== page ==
Because of recent changes to Illinois law, we are currently in the process of updating this page. Please check back as we will be adding additional information. 12/21/17
Divorce can be very stressful on all members of the family. You will be better off emotionally and financially if you take the time to plan carefully. This section suggests some measures to protect yourself and your family financially. If you suspect your spouse may be considering filing for divorce, then you should also take the following planning steps.
Start an Emergency Fund.
Begin by setting money aside that you may need in case your spouse refuses to pay expenses or empties your joint accounts.
Open an individual bank account at a bank where your spouse does not do business. Keep your emergency fund in this separate account. Be prepared, however, to make full disclosure to your spouse of this account and all transactions during the divorce proceeding.
Keep your separate assets separate. If you have pre-marital or non-marital assets (i.e. inheritances, gifts, etc.) do not comingle your property with joint marital money. Keep these separate assets in separate accounts. Comingling your assets may result in your pre-marital or non-marital assets being declared marital and subject to division with your spouse.
Obtain and Make Copies of Important Financial Documents:
Tax returns - both individual and business returns
Account statements - bank accounts, investment accounts, retirement accounts etc.
Financial statements for any businesses
Stock Certificates, car titles, deeds to real property and bonds
Real Estate Appraisals
Personal Property Appraisals (e.g. those made for insurance purposes)
Wills and/or Trust Documents
Credit Card Records
Safe Deposit Boxes:
Inventory and create a list of the contents of any safe deposit box to which you or your spouse have access.
Obtain a separate safe deposit box for your own use. Store important documents and records, including those listed above, in the box.
Inventory of Property
Make a list of any valuable property that your spouse might hide or move. Take pictures if possible.
Make a list of any mail received from brokerage firms, banks, insurance companies, and credit card companies so you know what assets you and your spouse own and where those assets are located.
DO NOT sign any contracts, promissory notes, deeds, mortgages, or other similar documents before consulting with an attorney.
Consider forwarding your mail to another location or a PO Box to prevent your spouse's interception.
Consider Lifestyle Changes. It is important to think about how your divorce may change your lifestyle and that of your children. Some common changes that may occur during and after divorce include:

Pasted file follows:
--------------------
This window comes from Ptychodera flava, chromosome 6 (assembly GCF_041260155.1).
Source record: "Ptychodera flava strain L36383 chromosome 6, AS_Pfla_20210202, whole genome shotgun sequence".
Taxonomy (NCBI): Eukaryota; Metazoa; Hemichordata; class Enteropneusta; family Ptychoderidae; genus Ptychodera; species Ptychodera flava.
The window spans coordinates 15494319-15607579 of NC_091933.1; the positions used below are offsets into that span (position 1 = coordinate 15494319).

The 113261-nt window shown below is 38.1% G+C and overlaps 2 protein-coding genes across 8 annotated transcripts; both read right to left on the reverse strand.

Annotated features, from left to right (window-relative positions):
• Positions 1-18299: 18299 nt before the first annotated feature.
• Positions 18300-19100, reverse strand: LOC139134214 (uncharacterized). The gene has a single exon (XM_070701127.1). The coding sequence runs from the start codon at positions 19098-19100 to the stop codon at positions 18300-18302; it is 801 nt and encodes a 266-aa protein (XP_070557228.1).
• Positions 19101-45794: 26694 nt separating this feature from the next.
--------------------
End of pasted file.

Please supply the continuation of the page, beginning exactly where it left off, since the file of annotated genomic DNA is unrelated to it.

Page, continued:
Changing where you live.
Changing your children's school.
Relationships with mutual friends and family may change.
You may see your children less often and will need to learn to co-parent.
You may need to change your budget and/or spending habits because there may be less income available and fewer assets to draw upon.
If you were not involved in the family's finances, you will need to educate yourself about your family's income and expenses to be able to plan for the future.
Obtain Emotional Support.
Recognize that the divorce process can be lengthy and emotionally draining. Maintaining a healthy lifestyle and a strong circle of friends and family will help you approach your case more effectively.
Don't be afraid to ask for professional help. Should you need professional assistance, we can assist you in locating a trained therapist, doctor, or other professional best suited to your issues.
Understanding the divorce process and requirements will help you prepare for your divorce. This is a brief synopsis of some of the more common elements to a divorce. However, every family and every situation is different. Therefore, you should consult with an attorney personally for a more tailored assessment of what your case may entail.
Petition for Dissolution of Marriage. This is the first pleading filed in a divorce case. This document formally sets out the basic facts in the case and asks the Court to grant you a divorce. If you and your spouse have children, this document will also contain basic information regarding your children. If you have been served with a Petition for Dissolution of Marriage, you should contact an attorney immediately about protecting your rights to your children and property. You have a limited amount of time to answer the Petition from the date you were served, and it takes time to hire an attorney have the Answer prepared and filed with the Court.
Answer and Counter-Petition for Dissolution of Marriage. The Answer and Counter-Petition for Dissolution may be filed by you if your spouse has filed a Petition for Dissolution of Marriage. The Answer portion of this pleading sets forth your answers to each of your spouse's allegations in his or her Petition for Dissolution. A Counter-Petition for Dissolution may also be filed at this time. The Counter-Petition sets forth your allegations relating to the divorce.
Mandatory Parenting Classes. All parents of minor children involved in a divorce or post-decree proceeding for any modification involving parenting time and rights or relocation of a child from Illinois must complete a court-authorized parent education program, except for good cause shown. Each county has its own parenting class parents must complete. For more information on the parenting class requirements for DuPage, Will and Cook Counties, click the links below: